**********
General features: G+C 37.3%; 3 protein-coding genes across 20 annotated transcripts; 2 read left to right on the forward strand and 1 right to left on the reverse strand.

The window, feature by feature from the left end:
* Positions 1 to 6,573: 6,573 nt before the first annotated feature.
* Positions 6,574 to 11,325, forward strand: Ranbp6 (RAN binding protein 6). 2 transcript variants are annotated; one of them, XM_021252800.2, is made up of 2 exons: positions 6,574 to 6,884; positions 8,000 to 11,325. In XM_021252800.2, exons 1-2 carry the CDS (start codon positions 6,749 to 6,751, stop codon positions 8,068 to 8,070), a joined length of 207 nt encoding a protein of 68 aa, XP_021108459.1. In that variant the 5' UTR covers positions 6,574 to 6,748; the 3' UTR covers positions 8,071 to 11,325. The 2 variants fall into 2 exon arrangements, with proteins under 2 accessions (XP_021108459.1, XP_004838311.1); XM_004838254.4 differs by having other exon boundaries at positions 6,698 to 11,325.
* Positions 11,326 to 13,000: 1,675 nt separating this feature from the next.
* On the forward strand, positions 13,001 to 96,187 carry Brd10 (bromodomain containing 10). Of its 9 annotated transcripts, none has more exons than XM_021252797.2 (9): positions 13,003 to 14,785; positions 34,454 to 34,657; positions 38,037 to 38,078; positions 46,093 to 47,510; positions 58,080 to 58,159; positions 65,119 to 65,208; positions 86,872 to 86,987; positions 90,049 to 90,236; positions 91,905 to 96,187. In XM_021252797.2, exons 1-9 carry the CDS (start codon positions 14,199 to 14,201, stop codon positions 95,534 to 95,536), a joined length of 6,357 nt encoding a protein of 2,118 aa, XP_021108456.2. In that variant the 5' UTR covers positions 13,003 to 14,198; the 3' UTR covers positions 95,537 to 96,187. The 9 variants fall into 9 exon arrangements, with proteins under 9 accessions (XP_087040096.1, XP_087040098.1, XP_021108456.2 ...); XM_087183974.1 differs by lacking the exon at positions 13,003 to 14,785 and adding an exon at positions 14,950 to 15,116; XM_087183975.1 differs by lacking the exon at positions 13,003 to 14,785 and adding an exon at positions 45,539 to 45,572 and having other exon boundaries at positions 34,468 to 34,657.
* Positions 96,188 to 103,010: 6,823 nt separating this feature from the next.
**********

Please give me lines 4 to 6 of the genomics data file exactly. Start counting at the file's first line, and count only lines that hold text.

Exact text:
* Positions 6,574 to 11,325, forward strand: Ranbp6 (RAN binding protein 6). 2 transcript variants are annotated; one of them, XM_021252800.2, is made up of 2 exons: positions 6,574 to 6,884; positions 8,000 to 11,325. In XM_021252800.2, exons 1-2 carry the CDS (start codon positions 6,749 to 6,751, stop codon positions 8,068 to 8,070), a joined length of 207 nt encoding a protein of 68 aa, XP_021108459.1. In that variant the 5' UTR covers positions 6,574 to 6,748; the 3' UTR covers positions 8,071 to 11,325. The 2 variants fall into 2 exon arrangements, with proteins under 2 accessions (XP_021108459.1, XP_004838311.1); XM_004838254.4 differs by having other exon boundaries at positions 6,698 to 11,325.
* Positions 11,326 to 13,000: 1,675 nt separating this feature from the next.
* On the forward strand, positions 13,001 to 96,187 carry Brd10 (bromodomain containing 10). Of its 9 annotated transcripts, none has more exons than XM_021252797.2 (9): positions 13,003 to 14,785; positions 34,454 to 34,657; positions 38,037 to 38,078; positions 46,093 to 47,510; positions 58,080 to 58,159; positions 65,119 to 65,208; positions 86,872 to 86,987; positions 90,049 to 90,236; positions 91,905 to 96,187. In XM_021252797.2, exons 1-9 carry the CDS (start codon positions 14,199 to 14,201, stop codon positions 95,534 to 95,536), a joined length of 6,357 nt encoding a protein of 2,118 aa, XP_021108456.2. In that variant the 5' UTR covers positions 13,003 to 14,198; the 3' UTR covers positions 95,537 to 96,187. The 9 variants fall into 9 exon arrangements, with proteins under 9 accessions (XP_087040096.1, XP_087040098.1, XP_021108456.2 ...); XM_087183974.1 differs by lacking the exon at positions 13,003 to 14,785 and adding an exon at positions 14,950 to 15,116; XM_087183975.1 differs by lacking the exon at positions 13,003 to 14,785 and adding an exon at positions 45,539 to 45,572 and having other exon boundaries at positions 34,468 to 34,657.